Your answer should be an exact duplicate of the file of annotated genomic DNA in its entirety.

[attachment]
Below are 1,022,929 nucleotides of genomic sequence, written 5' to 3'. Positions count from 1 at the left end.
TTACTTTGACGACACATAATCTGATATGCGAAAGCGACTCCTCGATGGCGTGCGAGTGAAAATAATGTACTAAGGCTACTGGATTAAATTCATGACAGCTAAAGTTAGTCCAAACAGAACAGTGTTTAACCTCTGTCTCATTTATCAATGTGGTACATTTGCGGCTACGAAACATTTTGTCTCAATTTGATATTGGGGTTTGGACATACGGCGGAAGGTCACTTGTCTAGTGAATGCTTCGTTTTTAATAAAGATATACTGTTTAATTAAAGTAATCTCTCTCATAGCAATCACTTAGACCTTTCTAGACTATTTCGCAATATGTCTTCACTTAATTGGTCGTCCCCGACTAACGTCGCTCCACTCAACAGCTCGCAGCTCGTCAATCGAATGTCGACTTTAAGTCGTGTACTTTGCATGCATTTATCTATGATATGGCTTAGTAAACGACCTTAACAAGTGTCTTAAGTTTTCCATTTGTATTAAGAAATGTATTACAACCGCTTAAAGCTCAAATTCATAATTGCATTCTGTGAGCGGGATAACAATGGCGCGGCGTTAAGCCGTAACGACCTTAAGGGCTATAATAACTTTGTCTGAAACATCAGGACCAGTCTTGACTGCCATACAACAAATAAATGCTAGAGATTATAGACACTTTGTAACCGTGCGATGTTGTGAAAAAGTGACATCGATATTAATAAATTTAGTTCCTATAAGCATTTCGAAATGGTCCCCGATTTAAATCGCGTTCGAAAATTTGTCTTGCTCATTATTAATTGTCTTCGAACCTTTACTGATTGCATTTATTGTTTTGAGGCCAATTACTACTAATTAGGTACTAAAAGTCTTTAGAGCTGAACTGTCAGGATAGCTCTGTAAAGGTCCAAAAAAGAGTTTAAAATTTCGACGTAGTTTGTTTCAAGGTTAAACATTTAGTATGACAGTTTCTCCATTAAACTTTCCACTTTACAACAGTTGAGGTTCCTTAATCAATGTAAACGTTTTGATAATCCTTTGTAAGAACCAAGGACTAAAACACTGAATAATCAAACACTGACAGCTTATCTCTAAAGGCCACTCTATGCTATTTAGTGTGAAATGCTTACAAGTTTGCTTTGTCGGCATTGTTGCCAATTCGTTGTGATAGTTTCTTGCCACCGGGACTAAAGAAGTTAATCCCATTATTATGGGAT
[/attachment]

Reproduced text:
Below are 1,022,929 nucleotides of genomic sequence, written 5' to 3'. Positions count from 1 at the left end.
TTACTTTGACGACACATAATCTGATATGCGAAAGCGACTCCTCGATGGCGTGCGAGTGAAAATAATGTACTAAGGCTACTGGATTAAATTCATGACAGCTAAAGTTAGTCCAAACAGAACAGTGTTTAACCTCTGTCTCATTTATCAATGTGGTACATTTGCGGCTACGAAACATTTTGTCTCAATTTGATATTGGGGTTTGGACATACGGCGGAAGGTCACTTGTCTAGTGAATGCTTCGTTTTTAATAAAGATATACTGTTTAATTAAAGTAATCTCTCTCATAGCAATCACTTAGACCTTTCTAGACTATTTCGCAATATGTCTTCACTTAATTGGTCGTCCCCGACTAACGTCGCTCCACTCAACAGCTCGCAGCTCGTCAATCGAATGTCGACTTTAAGTCGTGTACTTTGCATGCATTTATCTATGATATGGCTTAGTAAACGACCTTAACAAGTGTCTTAAGTTTTCCATTTGTATTAAGAAATGTATTACAACCGCTTAAAGCTCAAATTCATAATTGCATTCTGTGAGCGGGATAACAATGGCGCGGCGTTAAGCCGTAACGACCTTAAGGGCTATAATAACTTTGTCTGAAACATCAGGACCAGTCTTGACTGCCATACAACAAATAAATGCTAGAGATTATAGACACTTTGTAACCGTGCGATGTTGTGAAAAAGTGACATCGATATTAATAAATTTAGTTCCTATAAGCATTTCGAAATGGTCCCCGATTTAAATCGCGTTCGAAAATTTGTCTTGCTCATTATTAATTGTCTTCGAACCTTTACTGATTGCATTTATTGTTTTGAGGCCAATTACTACTAATTAGGTACTAAAAGTCTTTAGAGCTGAACTGTCAGGATAGCTCTGTAAAGGTCCAAAAAAGAGTTTAAAATTTCGACGTAGTTTGTTTCAAGGTTAAACATTTAGTATGACAGTTTCTCCATTAAACTTTCCACTTTACAACAGTTGAGGTTCCTTAATCAATGTAAACGTTTTGATAATCCTTTGTAAGAACCAAGGACTAAAACACTGAATAATCAAACACTGACAGCTTATCTCTAAAGGCCACTCTATGCTATTTAGTGTGAAATGCTTACAAGTTTGCTTTGTCGGCATTGTTGCCAATTCGTTGTGATAGTTTCTTGCCACCGGGACTAAAGAAGTTAATCCCATTATTATGGGAT